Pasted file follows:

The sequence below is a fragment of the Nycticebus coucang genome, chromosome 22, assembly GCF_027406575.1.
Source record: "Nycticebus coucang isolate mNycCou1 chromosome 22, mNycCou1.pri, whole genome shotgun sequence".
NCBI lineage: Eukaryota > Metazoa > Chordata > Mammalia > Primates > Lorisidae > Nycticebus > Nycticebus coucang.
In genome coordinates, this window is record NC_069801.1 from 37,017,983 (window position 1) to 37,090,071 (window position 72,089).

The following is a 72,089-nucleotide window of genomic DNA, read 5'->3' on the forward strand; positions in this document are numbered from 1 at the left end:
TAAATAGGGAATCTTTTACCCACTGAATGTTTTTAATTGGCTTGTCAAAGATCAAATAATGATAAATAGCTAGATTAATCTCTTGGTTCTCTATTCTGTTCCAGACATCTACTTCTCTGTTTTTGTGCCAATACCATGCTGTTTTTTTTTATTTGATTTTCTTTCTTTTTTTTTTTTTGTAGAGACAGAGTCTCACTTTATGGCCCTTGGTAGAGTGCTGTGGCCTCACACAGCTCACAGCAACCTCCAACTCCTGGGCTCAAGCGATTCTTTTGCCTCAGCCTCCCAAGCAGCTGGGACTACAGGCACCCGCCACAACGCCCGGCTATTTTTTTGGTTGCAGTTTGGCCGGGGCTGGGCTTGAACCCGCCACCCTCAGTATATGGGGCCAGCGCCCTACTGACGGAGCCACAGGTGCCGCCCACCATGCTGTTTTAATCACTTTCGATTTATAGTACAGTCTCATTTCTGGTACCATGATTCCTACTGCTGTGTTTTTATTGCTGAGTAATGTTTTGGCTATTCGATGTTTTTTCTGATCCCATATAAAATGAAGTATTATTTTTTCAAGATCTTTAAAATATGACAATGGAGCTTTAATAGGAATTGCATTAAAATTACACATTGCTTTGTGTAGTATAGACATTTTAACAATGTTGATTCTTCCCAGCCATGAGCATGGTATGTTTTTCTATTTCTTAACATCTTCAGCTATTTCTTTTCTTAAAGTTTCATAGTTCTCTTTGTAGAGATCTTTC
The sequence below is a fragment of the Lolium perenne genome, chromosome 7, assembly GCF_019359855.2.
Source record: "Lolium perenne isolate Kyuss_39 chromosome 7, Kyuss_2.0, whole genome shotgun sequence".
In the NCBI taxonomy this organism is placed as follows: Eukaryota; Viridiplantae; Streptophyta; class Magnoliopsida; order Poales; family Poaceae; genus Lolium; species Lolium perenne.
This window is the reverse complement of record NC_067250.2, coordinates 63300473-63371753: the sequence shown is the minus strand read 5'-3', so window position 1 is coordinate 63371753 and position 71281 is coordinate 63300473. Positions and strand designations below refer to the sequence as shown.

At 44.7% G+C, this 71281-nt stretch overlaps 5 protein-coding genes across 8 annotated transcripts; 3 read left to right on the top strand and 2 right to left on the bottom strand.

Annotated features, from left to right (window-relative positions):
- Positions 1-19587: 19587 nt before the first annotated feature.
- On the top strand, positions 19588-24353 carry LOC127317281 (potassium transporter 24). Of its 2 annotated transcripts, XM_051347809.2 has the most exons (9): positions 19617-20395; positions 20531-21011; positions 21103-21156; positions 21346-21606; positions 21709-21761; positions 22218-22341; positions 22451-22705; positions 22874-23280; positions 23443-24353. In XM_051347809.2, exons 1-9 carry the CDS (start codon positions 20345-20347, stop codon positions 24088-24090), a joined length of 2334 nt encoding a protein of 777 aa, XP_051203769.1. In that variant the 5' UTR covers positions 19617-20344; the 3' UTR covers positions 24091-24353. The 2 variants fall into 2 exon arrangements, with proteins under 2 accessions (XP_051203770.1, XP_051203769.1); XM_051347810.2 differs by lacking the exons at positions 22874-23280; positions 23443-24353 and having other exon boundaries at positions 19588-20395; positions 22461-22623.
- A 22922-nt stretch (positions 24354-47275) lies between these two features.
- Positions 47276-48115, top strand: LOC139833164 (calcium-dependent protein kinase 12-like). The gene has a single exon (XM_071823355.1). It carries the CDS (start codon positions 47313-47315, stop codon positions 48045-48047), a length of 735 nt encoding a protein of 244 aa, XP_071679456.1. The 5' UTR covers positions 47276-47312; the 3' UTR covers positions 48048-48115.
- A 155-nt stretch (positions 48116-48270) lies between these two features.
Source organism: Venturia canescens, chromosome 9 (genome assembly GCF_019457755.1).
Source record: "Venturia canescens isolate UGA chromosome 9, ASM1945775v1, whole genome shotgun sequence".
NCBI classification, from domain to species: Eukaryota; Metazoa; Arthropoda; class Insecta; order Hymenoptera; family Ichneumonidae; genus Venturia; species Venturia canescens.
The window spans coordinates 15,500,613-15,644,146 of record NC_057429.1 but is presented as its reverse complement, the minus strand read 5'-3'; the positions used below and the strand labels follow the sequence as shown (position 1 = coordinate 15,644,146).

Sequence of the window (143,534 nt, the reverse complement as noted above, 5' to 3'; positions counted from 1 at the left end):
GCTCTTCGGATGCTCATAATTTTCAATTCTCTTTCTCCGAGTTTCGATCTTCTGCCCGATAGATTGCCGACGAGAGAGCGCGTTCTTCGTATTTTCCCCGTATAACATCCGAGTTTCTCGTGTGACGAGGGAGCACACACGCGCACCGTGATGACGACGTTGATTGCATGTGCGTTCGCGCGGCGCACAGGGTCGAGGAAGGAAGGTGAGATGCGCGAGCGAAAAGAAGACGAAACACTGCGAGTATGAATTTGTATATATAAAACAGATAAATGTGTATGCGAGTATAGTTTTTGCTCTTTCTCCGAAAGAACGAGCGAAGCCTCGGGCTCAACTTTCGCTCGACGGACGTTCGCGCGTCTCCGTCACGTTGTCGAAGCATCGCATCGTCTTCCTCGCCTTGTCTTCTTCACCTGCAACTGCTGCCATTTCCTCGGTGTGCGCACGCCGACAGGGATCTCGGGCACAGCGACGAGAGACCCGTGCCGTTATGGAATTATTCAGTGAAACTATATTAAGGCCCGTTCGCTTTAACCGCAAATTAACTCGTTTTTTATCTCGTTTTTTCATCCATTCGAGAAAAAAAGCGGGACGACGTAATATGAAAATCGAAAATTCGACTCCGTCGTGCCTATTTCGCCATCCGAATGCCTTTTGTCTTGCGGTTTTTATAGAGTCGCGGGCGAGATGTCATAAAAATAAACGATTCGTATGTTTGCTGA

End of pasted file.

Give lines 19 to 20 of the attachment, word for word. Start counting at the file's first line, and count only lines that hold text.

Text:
Source record: "Venturia canescens isolate UGA chromosome 9, ASM1945775v1, whole genome shotgun sequence".
NCBI classification, from domain to species: Eukaryota; Metazoa; Arthropoda; class Insecta; order Hymenoptera; family Ichneumonidae; genus Venturia; species Venturia canescens.